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ARS Home » Plains Area » Kerrville, Texas » Knipling-Bushland U.S. Livestock Insects Research Laboratory » LAPRU » Research » Publications at this Location » Publication #345286

Research Project: Cattle Fever Tick Control and Eradication

Location: Livestock Arthropod Pests Research

Title: Biological control of cattle fever ticks

Author
item Goolsby, John
item Guerrero, Felicito - Felix
item KASHEFI, JAVID - Non ARS Employee
item Smith, Lincoln - Link
item RACELIS, ALEX - University Of Texas Rio Grande Valley
item CRUZ-FLORES, MARY - De La Salle University
item AMALIN, DAVINA - De La Salle University
item SINGH, NIRBHAY - Guru Angad Dev Veterinary & Animal Sciences University
item AZHAHIANAMBI, P - Non ARS Employee
item DEBARRO, PAUL - Csiro European Laboratory
item SHEPPPARD, ANDY - Csiro European Laboratory
item WYCKUYS, CHRIS - Non ARS Employee
item LIU, J - Hebei University
item SCHWARTZ, A - Texas Animal Health Commission
item HASEL, H - Animal And Plant Health Inspection Service (APHIS)
item VARNER, K - Animal And Plant Health Inspection Service (APHIS)
item ELLIS, D - Texas A&M University
item Perez De Leon, Adalberto - Beto

Submitted to: Subtropical Agriculture and Environments
Publication Type: Abstract Only
Publication Acceptance Date: 2/3/2017
Publication Date: N/A
Citation: N/A

Interpretive Summary: Cattle fever ticks (CFT) Rhipicephalus (=Boophilus) microplus and Rhipicephalus annulatus are invasive livestock pests that are endemic to Mexico and invasive along the Texas – Mexico border. Acaricide resistance, alternate wildlife hosts, and pathogenic landscape forming weeds present challenges for sustainable eradication of this pest in the U.S. Classical biological control of CFT is being explored as a strategy to control this pest, especially on alternate hosts such as nilgai antelope and white-tailed deer. Genetic fingerprinting was used to compare populations of CFT from Texas to areas in the Old World where they are native to determine where to search for potential biological control agents. CFT from subtropical Zapata, Texas, USA matched most closely with CFT in The Philippines and Cambodia. Similarly, accessions of R. annulatus from Del Rio, TX matched closely with CFT in Bulgaria and Romania. These regions should be prioritized for field exploration for biological control agents.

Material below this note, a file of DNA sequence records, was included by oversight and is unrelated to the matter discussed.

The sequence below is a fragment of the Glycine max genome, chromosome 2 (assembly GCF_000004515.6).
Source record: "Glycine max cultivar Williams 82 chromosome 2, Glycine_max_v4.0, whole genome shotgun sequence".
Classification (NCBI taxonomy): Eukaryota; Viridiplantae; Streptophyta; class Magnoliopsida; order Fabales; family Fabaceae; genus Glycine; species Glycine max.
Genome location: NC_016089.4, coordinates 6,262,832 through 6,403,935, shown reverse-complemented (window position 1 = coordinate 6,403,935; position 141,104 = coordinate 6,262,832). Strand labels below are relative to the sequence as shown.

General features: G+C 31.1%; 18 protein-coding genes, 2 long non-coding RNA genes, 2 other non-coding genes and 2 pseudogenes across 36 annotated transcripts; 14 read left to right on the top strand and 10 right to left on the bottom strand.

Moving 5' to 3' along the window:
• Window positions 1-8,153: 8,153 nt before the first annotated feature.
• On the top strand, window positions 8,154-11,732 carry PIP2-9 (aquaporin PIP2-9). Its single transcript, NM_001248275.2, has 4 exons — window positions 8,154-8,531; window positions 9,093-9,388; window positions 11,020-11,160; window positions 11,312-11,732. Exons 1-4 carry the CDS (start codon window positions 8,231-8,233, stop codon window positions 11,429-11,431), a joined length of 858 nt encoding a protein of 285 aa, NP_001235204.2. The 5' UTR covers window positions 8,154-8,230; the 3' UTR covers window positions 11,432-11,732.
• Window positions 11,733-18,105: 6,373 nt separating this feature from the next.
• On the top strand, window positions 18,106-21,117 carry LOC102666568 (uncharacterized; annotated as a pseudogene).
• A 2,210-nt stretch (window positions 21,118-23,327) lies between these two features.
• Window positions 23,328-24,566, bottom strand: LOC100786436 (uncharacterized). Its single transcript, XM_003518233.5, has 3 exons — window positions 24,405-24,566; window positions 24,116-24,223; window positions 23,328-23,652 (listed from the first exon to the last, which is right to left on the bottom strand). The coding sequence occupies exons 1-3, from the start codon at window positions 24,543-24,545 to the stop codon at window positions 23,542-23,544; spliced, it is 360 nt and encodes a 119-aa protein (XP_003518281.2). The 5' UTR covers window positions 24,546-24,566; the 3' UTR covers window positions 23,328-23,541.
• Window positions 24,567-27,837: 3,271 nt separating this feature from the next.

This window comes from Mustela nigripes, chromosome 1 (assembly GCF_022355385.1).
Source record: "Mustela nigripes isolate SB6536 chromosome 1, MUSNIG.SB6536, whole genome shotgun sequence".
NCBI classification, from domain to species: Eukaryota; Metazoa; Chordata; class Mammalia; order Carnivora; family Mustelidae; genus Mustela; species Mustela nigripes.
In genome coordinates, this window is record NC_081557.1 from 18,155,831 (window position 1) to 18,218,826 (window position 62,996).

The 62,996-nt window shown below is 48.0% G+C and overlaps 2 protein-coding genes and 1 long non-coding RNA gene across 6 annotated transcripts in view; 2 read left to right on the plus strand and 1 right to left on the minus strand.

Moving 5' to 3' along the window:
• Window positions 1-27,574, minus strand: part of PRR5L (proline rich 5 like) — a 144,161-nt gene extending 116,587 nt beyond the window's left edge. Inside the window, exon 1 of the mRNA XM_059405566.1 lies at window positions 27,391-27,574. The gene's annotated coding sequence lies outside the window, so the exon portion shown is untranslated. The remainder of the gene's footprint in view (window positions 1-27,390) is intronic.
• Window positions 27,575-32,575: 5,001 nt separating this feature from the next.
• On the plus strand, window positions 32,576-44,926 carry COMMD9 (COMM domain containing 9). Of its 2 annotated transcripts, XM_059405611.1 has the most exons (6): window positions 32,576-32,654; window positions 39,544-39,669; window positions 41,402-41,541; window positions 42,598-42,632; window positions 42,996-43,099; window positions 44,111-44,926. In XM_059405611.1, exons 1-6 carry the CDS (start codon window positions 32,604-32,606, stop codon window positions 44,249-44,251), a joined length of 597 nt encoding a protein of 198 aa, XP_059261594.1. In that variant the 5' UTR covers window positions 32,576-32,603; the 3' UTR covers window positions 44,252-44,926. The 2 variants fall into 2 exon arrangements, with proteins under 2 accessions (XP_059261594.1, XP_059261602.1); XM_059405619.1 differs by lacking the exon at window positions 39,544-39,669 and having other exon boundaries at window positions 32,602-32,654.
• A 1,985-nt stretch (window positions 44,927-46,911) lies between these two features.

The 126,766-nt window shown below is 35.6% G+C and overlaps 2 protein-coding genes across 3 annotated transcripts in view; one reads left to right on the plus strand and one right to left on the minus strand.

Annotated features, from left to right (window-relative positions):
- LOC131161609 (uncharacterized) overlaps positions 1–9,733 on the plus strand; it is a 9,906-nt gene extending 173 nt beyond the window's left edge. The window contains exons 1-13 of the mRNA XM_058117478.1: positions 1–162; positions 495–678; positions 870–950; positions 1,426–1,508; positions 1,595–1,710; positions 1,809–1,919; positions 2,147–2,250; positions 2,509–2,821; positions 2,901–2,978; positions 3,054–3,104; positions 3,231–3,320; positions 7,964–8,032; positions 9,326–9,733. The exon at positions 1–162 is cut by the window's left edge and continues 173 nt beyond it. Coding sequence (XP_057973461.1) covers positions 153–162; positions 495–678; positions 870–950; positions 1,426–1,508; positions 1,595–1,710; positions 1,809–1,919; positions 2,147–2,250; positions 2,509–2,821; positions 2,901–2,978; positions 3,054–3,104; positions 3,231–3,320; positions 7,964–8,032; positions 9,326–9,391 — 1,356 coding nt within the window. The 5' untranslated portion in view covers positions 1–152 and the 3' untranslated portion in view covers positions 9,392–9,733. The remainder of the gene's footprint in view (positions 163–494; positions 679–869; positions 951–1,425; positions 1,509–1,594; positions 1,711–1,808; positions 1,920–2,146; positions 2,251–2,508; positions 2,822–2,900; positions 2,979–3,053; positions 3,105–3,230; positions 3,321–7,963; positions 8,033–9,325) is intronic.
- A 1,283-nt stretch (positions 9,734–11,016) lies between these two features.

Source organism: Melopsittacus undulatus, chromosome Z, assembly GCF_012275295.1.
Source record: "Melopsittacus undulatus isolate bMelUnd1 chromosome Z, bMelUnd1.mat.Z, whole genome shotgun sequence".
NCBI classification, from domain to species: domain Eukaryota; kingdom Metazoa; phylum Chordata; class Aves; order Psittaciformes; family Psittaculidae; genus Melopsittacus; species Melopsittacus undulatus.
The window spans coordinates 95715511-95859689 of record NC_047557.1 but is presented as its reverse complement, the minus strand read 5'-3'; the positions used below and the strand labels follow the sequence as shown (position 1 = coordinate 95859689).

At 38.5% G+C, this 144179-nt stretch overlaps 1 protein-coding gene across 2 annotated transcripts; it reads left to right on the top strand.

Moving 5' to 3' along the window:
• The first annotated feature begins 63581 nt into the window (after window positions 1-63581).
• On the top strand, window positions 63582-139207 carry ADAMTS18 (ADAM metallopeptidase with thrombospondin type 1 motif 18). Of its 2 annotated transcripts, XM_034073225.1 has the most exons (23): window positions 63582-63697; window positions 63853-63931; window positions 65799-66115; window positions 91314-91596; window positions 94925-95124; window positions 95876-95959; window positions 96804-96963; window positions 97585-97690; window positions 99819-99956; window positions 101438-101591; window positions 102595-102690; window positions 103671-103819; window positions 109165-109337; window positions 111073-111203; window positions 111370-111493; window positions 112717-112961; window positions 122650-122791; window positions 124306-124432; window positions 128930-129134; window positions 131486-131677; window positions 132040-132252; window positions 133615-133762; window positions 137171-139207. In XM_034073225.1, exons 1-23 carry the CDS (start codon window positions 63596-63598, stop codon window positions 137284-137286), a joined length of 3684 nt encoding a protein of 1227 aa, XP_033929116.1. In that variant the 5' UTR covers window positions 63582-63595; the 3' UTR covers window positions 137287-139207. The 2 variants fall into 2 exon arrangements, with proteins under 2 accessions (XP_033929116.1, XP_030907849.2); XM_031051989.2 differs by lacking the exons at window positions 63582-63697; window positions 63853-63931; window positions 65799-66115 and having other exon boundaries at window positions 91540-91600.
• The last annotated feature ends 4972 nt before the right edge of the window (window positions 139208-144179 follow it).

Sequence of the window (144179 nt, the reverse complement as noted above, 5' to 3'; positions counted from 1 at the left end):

Technical Abstract: Cattle fever ticks (CFT) Rhipicephalus microplus and Rhipicephalus annulatus are invasive livestock pests that are endemic to Mexico and invasive along the Texas – Mexico border. Acaricide resistance, alternate wildlife hosts, and pathogenic landscape forming weeds present challenges for sustainable eradication of this pest in the U.S. Classical biological control of CFT is being explored as a strategy to control this pest, especially on alternate hosts such as nilgai antelope and white-tailed deer. Molecular genetic tools were used to compare populations of CFT from the native and introduced ranges to provide insights into optimal search areas for potential biological control agents. Accessions representative of invasive populations of R. microplus from subtropical Zapata, Texas, USA and other parts of the invaded range including Brazil and Kenya matched most closely with populations in The Philippines and Cambodia. Similarly, accessions of R. annulatus from invaded range in Del Rio, TX matched closely with accessions from the native range in Bulgaria and Romania. These regions should be prioritized for field exploration for biological control agents. Classical biological control using specialist parasitoids, predators and/or nematodes from the native ranges of cattle fever ticks Rhipicephalus microplus and Rhipicephalus annulatus could complement existing control strategies for this livestock pest in the transboundary region between Mexico and Texas. Methods for field collection of cattle fever tick natural enemies have been developed, including exposure of infested cattle to collect insects that are parasitic on the nymphs and adults, time lapse photography to observe predators of questing larvae, and soil assays to detect entomopathogenic nematodes.